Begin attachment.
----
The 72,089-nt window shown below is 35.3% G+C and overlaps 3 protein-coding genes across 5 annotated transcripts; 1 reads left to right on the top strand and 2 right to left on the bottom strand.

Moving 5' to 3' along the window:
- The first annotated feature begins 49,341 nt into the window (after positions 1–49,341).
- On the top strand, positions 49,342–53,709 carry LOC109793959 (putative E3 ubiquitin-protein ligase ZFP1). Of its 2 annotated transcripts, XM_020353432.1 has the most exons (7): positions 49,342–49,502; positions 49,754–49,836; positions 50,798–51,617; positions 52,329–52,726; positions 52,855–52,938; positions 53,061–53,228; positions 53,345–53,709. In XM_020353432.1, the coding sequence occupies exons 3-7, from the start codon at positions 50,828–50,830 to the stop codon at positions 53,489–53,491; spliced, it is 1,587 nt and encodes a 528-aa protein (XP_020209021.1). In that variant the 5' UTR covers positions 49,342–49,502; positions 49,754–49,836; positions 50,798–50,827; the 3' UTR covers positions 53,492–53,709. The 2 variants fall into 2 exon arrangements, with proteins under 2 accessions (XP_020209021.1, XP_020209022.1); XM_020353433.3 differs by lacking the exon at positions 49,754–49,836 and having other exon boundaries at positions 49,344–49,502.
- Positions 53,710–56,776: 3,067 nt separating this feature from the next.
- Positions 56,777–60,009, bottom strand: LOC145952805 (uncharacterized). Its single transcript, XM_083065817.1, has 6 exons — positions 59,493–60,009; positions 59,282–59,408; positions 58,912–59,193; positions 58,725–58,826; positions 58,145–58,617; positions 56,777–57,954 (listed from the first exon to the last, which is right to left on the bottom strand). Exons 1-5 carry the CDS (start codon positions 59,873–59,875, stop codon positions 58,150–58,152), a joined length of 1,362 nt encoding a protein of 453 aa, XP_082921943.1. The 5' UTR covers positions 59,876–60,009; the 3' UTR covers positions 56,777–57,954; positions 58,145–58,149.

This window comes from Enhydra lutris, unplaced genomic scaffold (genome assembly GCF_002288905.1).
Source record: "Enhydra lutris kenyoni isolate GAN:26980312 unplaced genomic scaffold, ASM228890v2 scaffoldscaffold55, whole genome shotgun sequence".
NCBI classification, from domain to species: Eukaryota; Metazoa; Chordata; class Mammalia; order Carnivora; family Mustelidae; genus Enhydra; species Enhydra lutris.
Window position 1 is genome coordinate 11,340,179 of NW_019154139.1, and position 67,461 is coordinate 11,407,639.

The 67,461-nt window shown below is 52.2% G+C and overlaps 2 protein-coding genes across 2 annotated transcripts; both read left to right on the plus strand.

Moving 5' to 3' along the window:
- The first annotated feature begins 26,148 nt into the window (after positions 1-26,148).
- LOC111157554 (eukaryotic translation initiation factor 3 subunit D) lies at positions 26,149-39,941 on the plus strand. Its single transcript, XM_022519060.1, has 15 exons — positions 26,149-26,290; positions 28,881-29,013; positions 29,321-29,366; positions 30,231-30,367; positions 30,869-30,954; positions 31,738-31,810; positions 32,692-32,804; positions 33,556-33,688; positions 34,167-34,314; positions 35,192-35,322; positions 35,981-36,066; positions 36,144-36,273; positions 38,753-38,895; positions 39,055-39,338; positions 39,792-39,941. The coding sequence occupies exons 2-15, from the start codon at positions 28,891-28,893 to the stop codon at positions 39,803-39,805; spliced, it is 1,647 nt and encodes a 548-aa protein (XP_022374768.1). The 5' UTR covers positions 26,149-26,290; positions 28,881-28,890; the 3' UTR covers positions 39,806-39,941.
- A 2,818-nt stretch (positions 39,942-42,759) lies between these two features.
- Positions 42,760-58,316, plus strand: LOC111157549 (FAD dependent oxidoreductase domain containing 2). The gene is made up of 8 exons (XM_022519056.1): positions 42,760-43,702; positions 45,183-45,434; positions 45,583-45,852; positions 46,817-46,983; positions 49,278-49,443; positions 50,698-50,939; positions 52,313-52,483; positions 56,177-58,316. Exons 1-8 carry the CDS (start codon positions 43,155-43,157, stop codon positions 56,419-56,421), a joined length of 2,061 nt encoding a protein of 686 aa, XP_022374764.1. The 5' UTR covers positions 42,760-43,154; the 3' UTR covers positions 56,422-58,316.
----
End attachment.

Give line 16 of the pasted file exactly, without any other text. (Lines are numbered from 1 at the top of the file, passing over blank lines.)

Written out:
- Positions 42,760-58,316, plus strand: LOC111157549 (FAD dependent oxidoreductase domain containing 2). The gene is made up of 8 exons (XM_022519056.1): positions 42,760-43,702; positions 45,183-45,434; positions 45,583-45,852; positions 46,817-46,983; positions 49,278-49,443; positions 50,698-50,939; positions 52,313-52,483; positions 56,177-58,316. Exons 1-8 carry the CDS (start codon positions 43,155-43,157, stop codon positions 56,419-56,421), a joined length of 2,061 nt encoding a protein of 686 aa, XP_022374764.1. The 5' UTR covers positions 42,760-43,154; the 3' UTR covers positions 56,422-58,316.